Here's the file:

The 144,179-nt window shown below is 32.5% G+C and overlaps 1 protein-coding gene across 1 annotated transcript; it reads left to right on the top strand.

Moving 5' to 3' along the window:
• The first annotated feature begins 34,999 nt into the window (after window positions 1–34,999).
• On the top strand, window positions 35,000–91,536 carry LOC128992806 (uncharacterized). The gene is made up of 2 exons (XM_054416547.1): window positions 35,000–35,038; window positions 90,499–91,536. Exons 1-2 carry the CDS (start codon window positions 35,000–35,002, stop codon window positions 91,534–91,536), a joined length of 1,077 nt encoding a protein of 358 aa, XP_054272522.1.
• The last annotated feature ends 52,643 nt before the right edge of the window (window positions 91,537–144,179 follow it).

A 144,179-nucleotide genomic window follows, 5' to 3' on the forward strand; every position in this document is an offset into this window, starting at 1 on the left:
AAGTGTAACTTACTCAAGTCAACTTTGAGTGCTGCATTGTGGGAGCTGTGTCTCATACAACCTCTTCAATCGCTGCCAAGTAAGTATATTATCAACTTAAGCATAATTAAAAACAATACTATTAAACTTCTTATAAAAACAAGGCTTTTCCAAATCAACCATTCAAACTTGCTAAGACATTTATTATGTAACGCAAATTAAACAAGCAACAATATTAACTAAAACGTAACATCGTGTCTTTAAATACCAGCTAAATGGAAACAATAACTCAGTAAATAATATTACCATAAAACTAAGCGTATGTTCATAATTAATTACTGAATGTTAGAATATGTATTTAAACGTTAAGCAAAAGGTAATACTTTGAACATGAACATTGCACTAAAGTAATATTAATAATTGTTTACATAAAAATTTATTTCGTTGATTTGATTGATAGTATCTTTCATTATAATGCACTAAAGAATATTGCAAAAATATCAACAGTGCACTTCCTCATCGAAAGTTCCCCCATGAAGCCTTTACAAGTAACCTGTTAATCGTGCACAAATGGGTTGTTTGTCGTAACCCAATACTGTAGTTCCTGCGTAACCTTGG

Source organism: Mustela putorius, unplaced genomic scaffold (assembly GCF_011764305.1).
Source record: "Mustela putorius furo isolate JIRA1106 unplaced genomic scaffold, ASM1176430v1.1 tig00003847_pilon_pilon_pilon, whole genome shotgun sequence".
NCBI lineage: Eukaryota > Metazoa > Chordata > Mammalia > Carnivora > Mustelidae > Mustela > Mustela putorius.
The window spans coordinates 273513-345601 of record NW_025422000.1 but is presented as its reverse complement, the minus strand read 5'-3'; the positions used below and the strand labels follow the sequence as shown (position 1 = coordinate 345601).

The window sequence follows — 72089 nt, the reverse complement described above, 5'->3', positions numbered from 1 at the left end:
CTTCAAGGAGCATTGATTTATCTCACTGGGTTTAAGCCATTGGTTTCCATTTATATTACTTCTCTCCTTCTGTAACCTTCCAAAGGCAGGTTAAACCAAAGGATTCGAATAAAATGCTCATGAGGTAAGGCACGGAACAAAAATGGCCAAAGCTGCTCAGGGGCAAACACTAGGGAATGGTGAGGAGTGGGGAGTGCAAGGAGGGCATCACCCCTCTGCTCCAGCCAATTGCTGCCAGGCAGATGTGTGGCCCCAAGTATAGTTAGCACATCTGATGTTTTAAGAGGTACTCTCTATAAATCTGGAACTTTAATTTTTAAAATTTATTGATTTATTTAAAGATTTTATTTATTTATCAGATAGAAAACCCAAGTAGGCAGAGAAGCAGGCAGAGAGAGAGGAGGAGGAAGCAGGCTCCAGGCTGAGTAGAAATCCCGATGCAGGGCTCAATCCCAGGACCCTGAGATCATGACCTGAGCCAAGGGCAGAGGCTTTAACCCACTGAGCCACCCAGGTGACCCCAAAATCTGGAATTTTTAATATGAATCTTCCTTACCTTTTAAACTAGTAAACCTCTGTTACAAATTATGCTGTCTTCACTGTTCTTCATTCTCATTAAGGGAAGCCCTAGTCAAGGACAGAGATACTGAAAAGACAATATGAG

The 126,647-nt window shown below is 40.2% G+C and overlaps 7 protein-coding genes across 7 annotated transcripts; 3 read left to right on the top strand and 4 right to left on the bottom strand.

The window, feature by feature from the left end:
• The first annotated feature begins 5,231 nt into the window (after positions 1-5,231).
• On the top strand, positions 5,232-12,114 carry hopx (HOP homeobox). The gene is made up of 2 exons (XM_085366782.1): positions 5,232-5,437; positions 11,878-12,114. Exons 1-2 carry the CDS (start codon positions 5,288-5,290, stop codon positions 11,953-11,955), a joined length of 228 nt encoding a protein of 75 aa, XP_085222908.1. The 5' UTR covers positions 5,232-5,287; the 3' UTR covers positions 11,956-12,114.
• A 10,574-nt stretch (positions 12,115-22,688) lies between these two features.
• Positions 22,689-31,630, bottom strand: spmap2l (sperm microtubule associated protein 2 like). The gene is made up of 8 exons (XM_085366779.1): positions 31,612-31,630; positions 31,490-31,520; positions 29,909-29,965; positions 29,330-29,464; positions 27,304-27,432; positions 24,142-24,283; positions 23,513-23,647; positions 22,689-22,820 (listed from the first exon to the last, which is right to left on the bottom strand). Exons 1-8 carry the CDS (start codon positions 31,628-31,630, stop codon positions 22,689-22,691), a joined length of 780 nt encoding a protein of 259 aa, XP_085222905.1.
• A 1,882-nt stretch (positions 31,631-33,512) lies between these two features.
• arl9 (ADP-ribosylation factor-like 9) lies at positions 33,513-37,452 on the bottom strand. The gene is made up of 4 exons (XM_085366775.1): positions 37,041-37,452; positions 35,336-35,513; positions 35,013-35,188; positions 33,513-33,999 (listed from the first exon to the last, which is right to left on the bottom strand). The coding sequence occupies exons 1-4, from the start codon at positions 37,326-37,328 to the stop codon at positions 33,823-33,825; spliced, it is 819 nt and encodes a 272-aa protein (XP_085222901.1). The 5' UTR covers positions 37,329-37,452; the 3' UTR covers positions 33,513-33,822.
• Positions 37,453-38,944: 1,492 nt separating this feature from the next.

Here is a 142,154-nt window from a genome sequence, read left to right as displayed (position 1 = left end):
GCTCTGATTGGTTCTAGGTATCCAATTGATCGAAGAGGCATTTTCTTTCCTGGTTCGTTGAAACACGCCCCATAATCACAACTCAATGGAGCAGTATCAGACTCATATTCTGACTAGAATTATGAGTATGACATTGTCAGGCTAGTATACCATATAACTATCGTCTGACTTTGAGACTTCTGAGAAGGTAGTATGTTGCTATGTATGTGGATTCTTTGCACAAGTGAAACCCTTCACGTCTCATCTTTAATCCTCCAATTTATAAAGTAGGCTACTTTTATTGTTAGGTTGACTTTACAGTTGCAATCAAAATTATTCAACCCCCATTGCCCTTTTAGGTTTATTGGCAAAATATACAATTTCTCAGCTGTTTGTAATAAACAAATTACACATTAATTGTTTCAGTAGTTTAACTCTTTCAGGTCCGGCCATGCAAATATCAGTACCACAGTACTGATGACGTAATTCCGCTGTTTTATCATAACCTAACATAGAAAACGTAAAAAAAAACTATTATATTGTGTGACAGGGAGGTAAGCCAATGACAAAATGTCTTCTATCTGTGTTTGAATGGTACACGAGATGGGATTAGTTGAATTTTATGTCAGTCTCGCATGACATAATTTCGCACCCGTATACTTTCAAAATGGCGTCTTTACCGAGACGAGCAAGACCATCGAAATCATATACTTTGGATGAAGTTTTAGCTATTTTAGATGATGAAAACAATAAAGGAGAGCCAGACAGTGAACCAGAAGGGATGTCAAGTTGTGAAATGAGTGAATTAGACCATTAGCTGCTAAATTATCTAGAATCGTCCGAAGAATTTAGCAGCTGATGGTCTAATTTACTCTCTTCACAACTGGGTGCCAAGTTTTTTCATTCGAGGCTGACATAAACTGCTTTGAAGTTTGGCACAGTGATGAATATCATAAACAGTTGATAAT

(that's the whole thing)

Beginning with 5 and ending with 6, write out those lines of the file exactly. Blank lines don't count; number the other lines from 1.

• The last annotated feature ends 52,643 nt before the right edge of the window (window positions 91,537–144,179 follow it).

A 144,179-nucleotide genomic window follows, 5' to 3' on the forward strand; every position in this document is an offset into this window, starting at 1 on the left: